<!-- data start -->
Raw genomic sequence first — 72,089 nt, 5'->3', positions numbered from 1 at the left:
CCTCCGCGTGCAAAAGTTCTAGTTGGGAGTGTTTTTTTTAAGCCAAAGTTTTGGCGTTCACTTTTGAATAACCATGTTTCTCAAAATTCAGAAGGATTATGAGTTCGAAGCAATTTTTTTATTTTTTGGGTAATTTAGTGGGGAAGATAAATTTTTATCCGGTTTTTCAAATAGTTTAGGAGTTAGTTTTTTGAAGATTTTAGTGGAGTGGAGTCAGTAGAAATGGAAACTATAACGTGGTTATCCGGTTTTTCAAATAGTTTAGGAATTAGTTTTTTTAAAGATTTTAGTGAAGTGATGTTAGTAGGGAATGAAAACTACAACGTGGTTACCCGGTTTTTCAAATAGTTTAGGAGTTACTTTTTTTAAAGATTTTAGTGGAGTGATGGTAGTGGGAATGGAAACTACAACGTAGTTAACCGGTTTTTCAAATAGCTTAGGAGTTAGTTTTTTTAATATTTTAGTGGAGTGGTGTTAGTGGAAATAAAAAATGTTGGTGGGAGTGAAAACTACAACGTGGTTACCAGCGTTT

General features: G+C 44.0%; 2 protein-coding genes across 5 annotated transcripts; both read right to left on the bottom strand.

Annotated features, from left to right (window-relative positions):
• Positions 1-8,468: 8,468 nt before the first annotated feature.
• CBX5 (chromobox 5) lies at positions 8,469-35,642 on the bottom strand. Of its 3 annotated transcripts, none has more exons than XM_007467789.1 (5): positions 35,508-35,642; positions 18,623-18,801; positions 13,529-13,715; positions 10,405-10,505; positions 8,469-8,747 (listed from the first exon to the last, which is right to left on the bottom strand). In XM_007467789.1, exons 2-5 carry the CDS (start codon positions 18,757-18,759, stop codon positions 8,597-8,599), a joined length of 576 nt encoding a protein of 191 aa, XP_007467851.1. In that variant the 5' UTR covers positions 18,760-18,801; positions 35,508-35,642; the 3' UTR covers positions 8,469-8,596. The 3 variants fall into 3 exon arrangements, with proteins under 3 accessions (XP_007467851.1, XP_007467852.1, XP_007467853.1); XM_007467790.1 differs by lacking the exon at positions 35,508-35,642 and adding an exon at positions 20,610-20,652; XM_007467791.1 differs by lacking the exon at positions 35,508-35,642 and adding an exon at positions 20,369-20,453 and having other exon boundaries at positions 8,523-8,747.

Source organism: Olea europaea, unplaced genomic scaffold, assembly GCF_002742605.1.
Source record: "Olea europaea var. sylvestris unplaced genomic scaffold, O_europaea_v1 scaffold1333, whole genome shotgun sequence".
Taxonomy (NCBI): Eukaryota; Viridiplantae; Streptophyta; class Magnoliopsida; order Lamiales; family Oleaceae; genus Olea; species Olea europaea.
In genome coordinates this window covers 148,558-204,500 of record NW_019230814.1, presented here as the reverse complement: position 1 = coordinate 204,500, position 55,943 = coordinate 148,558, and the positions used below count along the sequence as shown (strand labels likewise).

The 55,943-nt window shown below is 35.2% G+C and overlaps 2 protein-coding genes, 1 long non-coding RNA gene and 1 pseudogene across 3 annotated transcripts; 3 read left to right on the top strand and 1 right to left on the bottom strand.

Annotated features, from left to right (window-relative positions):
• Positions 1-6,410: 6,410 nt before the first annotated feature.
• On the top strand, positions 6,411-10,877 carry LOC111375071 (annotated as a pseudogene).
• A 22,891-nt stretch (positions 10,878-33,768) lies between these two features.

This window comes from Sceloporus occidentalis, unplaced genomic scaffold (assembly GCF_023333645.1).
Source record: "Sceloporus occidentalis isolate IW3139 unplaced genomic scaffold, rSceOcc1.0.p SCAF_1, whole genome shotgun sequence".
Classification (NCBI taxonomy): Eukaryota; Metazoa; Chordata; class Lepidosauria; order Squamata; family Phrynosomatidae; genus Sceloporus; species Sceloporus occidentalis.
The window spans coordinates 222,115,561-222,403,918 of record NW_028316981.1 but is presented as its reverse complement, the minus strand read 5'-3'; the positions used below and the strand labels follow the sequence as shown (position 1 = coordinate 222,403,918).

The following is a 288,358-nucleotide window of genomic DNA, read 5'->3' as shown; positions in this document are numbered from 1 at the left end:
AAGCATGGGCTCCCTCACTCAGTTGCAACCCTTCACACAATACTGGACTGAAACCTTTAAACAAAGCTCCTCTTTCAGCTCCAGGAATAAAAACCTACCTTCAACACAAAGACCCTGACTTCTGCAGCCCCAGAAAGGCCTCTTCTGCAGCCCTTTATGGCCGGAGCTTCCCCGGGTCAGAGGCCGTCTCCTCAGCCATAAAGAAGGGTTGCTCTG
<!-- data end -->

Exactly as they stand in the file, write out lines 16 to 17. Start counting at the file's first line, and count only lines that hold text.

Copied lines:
This window comes from Sceloporus occidentalis, unplaced genomic scaffold (assembly GCF_023333645.1).
Source record: "Sceloporus occidentalis isolate IW3139 unplaced genomic scaffold, rSceOcc1.0.p SCAF_1, whole genome shotgun sequence".